Janet Sheridan: Heaven help me
The car was crowded, the trip long, the road narrow. Conversation stalled and died. Then 5-year-old Harrison fired a question: “Mom, MOM! I can’t spell. I don’t know how to study. What are they going to do with me in kindergarten?”
Transitions are tough. I recognized my grandson’s concern.
Since I retired, nodding acquaintances, third cousins and the man who bruised my toe with his shopping cart have asked, “What do you do, now you’re retired?”
Their underlying question: “What am I going to do?”
I wish the man I married had such qualms.
My husband, Joel, just retired. When my Dad stopped working after 65 years in mines and steel mills, he tried to rearrange Mom’s cupboards, took up knitting for the better part of a week and mailed his offspring articles touting the consumption of large quantities of raw garlic.
I worry Joel also might lose his bearings.
Most of our conversations about his retirement focus on activities he will no longer have to do: manage diverse personalities, keep early appointments, attend rambling meetings, shave.
When he contemplates new pursuits, Joel’s notions trouble me.
He hopes to augment our food supply by fishing. I like fish, but how much of it can be done day in and day out in a Craig year? Perhaps during winter he could stock an aquarium and dangle bits of hamburger from a string, though I might have trouble eating a guppy.
He wants to vary his fitness routines by originating exercises that work facial muscles. He studies me as he expresses optimism about reducing sagging skin through cheek, forehead and chin calisthenics.
He threatens to write letters to the editor. He is in the habit of sharing colorful vocal opinions about local, state and national events with me or, in my absence, the TV news anchors. Now he wants to publish his judgments.
I like living in Craig. I don’t want to have to move or wear a disguise.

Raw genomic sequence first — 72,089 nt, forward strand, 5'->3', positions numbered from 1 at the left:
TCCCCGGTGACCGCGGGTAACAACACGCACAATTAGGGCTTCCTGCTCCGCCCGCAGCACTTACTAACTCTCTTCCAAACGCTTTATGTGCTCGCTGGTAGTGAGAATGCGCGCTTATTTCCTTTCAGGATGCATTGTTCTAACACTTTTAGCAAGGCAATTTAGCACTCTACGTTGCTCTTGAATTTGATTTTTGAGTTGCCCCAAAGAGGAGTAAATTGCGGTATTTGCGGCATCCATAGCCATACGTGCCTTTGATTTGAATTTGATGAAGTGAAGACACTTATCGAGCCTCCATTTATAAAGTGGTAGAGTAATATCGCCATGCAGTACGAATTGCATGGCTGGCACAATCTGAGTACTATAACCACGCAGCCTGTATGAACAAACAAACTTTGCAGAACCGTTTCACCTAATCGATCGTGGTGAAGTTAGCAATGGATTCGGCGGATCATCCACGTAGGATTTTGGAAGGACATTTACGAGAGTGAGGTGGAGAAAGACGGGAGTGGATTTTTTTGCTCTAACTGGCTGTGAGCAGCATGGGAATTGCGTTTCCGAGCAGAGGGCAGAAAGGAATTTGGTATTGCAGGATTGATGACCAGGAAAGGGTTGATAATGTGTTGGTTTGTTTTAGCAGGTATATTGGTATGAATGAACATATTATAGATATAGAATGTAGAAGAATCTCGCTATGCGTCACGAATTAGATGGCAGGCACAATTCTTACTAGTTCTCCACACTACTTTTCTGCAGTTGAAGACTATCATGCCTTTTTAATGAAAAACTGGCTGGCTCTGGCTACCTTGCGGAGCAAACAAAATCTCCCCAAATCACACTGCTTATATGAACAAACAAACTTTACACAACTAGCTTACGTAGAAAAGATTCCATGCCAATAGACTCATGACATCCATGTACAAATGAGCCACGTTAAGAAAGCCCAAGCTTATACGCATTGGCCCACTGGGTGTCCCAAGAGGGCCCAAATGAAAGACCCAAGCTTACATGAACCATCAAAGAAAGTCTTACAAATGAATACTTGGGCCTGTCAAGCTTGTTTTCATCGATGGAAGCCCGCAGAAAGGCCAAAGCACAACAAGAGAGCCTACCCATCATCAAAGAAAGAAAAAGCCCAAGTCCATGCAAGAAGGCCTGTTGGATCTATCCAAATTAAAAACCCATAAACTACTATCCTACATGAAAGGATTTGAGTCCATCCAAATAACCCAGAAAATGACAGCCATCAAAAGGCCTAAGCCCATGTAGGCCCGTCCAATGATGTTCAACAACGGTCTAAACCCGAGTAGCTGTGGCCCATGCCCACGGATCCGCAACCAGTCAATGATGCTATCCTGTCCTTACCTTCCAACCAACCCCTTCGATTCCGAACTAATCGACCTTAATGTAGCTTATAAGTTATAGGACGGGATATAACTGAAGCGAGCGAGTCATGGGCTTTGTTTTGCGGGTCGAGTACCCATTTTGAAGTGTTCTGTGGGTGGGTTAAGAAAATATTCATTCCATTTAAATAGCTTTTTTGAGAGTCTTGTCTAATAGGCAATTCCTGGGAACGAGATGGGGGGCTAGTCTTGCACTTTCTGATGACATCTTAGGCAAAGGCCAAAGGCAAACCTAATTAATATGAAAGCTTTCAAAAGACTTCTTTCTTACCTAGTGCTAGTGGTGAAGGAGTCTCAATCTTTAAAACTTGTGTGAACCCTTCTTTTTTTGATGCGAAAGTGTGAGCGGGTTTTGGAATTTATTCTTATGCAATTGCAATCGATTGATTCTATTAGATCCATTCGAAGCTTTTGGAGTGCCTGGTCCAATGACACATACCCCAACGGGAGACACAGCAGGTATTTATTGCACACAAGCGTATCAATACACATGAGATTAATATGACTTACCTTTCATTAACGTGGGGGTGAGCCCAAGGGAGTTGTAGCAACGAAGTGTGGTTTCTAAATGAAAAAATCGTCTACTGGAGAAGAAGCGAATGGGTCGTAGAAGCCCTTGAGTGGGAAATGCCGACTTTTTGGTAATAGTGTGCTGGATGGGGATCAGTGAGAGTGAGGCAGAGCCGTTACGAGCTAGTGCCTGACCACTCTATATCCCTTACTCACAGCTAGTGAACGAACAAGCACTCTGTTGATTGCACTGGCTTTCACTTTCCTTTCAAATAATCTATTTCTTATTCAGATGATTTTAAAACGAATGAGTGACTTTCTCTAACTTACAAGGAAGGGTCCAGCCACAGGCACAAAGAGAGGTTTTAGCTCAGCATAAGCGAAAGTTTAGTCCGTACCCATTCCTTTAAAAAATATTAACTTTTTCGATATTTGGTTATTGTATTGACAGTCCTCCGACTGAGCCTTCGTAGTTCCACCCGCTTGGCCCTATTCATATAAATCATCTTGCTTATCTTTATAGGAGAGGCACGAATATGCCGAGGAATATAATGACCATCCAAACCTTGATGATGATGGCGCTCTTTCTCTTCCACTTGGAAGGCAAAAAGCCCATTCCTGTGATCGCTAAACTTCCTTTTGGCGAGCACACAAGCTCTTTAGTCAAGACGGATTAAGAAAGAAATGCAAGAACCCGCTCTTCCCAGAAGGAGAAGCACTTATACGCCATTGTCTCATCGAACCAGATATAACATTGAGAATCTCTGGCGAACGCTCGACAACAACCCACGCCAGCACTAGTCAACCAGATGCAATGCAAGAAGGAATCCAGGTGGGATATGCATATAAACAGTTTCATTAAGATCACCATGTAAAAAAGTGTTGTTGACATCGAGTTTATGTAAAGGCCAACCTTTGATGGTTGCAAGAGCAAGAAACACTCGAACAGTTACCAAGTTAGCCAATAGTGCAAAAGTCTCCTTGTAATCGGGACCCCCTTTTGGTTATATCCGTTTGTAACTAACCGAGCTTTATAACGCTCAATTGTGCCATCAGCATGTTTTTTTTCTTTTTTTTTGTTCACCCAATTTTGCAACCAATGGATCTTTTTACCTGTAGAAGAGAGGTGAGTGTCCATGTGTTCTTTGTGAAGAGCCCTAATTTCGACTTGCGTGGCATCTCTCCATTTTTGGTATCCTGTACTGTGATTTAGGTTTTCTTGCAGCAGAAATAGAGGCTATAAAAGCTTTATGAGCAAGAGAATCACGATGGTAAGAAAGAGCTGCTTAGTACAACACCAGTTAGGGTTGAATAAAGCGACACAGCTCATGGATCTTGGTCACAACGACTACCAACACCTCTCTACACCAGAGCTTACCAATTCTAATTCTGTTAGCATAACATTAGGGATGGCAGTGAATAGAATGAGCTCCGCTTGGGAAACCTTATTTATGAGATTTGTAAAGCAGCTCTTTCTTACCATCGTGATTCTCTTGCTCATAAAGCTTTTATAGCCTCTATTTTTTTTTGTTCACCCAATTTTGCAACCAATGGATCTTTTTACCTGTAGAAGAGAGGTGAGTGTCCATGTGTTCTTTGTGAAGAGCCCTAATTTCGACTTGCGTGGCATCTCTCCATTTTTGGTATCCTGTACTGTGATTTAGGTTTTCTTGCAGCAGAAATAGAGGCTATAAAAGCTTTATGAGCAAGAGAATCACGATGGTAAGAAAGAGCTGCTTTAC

Uneasy about Joel’s plans, I am prepared with suggestions – if he should ask.
He could slow down and enjoy small pleasures. For example, after I retired, I began to savor my shower; it was no longer necessary to see how quickly I could run the old buggy through an automated wash and dry.
Similar surprises await Joel. He has been navigating the workplace freeway for 38 years; now he’ll have time for enjoyable detours.
He could perfect how he listens and responds. To me.
He can be an entertaining conversationalist, but when he used to think about work, he would answer in single syllables and look at me without recognition, let alone adoration. I anticipate his retirement, when we can have more of the intimate, in-depth, rambling conversations we enjoy.
He could try a new activity, something he would need to practice: falconry, origami, ballet. Again, I have a selfish motive. Joel does many things well. Perhaps if he once again experienced imperfect beginnings, he’d be more impressed with my novice attempts.
Last winter, I clicked cross-country boots into impossibly narrow skis, grabbed poles in a death grip and shuffled forward, my body stiff and frantic, a robot on speed, chanting, “Kick-glide, kick-glide.”
I thought I deserved hallelujahs for my exertions. Instead, when I forced Joel’s feedback with a direct, earsplitting query about how I was doing, he responded, “Decent.”
But, perhaps my worries and my self-serving suggestions are unwarranted.
This morning, as I sat in my living room, writing, I looked out the window at Joel. He stood in the sunshine, watching birds flock to the feeder he had just filled. He seemed happy, in the moment, open to the day.
What am I fussing about? My husband will bring to his retirement, the same qualities that served him well throughout his life – intelligence, curiosity, appreciation, humor.
He’ll be fine. So will I. So will we.
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